Friday, December 21, 2007
However, it looks like Target has scored in the designer accessories division. I've examined Loeffler Randall's tiny collection of bags and shoes, and I must say, they stay true to Jessie Randall's original vision. I'm dying for her black patent leather boots from the main line, but until I win the lottery, these precious peep toe flats will do.
I'm now anxiously awaiting my trip to the Midwest this holiday season -- if only to scour their Targets for pieces the Brooklyn location is sure to sell out of in minutes.
Monday, December 17, 2007
Yet somehow, I always score big at the retailer. Here are my tips for shopping down:
Try everything on. Sometimes, the most boxy, unsophisticated piece will look rad off the rack and on your body. I have a tshirt dress -- from this summer -- that I paid $12 dollars for and looks better than anything else I own. It fall just right.
Don't buy pants. Old Navy pants never fit right. They don't look good on any body type, the sizing is incredibly skewed and the styles are horrific. Simply avoid.
Stick with cotton. Fabrics like velvet, wool and satin don't translate well in the low-end market. They just look cheap.
Never pay full price. If you pick up incredibly inexpensive pieces at Old Navy, spending a pretty penny on loftier brands won't feel so wrong.
Tuesday, December 11, 2007
But unless you and your friend/relative/coworker have remarkably similar tastes, it's probably not the best of ideas. Instead, think about their interests and preferences. As much as I adore the new Band of Outsiders for Sperry Topsiders, my college age cousins would like nothing more than a new pair of Chuck Taylors. Pink polo wearers, they are not. And for my mother's new home, nothing speaks to me as Florence Broadhurst's wallpaper does. However, Mom would much prefer a batik table runner. Her tastes run more '60s hippie than '50s housewife.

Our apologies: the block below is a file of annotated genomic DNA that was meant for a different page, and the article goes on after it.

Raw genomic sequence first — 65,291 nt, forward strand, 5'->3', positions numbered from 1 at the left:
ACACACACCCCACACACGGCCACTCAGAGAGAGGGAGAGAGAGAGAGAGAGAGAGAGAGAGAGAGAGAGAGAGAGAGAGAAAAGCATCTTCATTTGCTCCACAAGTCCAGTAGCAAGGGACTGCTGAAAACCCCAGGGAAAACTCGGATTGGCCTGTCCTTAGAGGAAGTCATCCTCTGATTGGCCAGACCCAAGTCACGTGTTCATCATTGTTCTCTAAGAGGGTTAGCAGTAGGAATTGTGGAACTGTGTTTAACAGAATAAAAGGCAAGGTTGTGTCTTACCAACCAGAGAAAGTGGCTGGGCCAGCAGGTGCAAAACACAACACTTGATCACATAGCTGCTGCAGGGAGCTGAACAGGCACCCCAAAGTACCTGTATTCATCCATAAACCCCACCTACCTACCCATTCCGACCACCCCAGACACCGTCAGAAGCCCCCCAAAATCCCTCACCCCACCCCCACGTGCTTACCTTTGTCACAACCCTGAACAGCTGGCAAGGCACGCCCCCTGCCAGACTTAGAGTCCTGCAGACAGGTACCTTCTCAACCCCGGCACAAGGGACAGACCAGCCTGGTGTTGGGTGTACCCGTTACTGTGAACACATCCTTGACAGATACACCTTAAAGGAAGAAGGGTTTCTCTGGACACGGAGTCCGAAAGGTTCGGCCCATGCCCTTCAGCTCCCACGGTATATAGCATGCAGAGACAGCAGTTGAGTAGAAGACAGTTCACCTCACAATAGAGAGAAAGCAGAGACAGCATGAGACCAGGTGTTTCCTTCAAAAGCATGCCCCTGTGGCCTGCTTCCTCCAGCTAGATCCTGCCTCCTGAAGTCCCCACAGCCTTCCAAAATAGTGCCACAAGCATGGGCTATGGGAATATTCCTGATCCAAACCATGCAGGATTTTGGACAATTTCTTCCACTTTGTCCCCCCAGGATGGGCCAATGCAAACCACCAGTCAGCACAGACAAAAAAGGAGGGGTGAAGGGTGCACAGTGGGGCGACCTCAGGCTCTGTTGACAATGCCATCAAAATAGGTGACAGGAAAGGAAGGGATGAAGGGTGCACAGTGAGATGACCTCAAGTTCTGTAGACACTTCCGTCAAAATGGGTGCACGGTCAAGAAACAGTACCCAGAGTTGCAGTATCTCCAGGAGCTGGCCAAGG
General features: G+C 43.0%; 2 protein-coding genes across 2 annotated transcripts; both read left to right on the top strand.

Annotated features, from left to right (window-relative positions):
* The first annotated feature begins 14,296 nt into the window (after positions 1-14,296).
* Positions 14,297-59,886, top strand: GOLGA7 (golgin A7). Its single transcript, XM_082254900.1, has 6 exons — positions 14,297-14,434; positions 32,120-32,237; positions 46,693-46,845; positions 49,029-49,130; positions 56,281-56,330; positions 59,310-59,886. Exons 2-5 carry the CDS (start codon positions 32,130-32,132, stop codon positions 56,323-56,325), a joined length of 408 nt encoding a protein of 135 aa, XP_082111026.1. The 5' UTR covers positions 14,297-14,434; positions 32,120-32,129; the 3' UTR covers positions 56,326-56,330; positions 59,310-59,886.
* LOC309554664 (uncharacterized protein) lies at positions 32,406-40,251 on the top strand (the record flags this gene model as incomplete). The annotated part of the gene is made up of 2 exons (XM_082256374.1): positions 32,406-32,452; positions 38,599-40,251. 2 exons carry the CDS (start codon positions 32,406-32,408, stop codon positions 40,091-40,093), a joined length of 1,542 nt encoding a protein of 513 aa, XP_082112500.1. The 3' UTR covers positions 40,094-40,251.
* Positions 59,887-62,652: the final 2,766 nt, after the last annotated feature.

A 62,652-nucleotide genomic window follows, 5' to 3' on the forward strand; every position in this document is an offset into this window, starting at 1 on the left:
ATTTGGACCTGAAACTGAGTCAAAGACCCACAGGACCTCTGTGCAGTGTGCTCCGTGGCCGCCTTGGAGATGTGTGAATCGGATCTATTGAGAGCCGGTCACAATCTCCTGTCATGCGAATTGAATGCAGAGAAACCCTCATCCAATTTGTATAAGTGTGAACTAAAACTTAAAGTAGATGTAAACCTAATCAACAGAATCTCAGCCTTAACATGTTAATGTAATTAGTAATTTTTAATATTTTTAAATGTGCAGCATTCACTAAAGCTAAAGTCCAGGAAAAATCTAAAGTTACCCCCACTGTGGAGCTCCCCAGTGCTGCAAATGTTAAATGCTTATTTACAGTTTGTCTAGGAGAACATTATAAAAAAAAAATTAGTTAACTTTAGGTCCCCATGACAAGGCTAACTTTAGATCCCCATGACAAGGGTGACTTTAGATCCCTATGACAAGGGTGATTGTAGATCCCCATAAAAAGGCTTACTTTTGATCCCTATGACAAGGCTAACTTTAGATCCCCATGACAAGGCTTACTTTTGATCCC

This holiday season, I vow to suck-it-up and buy the gifts my loved-ones really want. Even if that means buying my Grams another Rachel Ray cookbook. Oy.
Monday, December 10, 2007
The main reason these three mags folded is because they couldn't sell ads. The reason they couldn't sell ads is because, well, their market was too niche.
As middle class, well-educated quarter-lifers, we -- as in, their market -- may have great taste and a breadth of knowledge, but when it comes to finances, we still can't afford a Louis Vuitton Speedy.
Like Elle Girl before it, Blueprint will remain online. Unfortunately, Jane met a worse demise -- it's gone forever. Rumor has it, though, that founder Jane Pratt (who was fired from the mag three years ago) is planning on launching something new, aimed toward hip, middle-aged women.
Why am so melancholy about Blueprint, Jane and Elle Girl in particular? Because unlike lots of the other women's interest pubs out there, I actually found these valuable, well-written and worth my three dollars and change. Even Elle Girl, which was technically aimed at teens, fits this description better than Cosmo, Glamour, et al. As a journalist, it's becoming clearer and clearer that the only secure place to hold a job in this industry is online.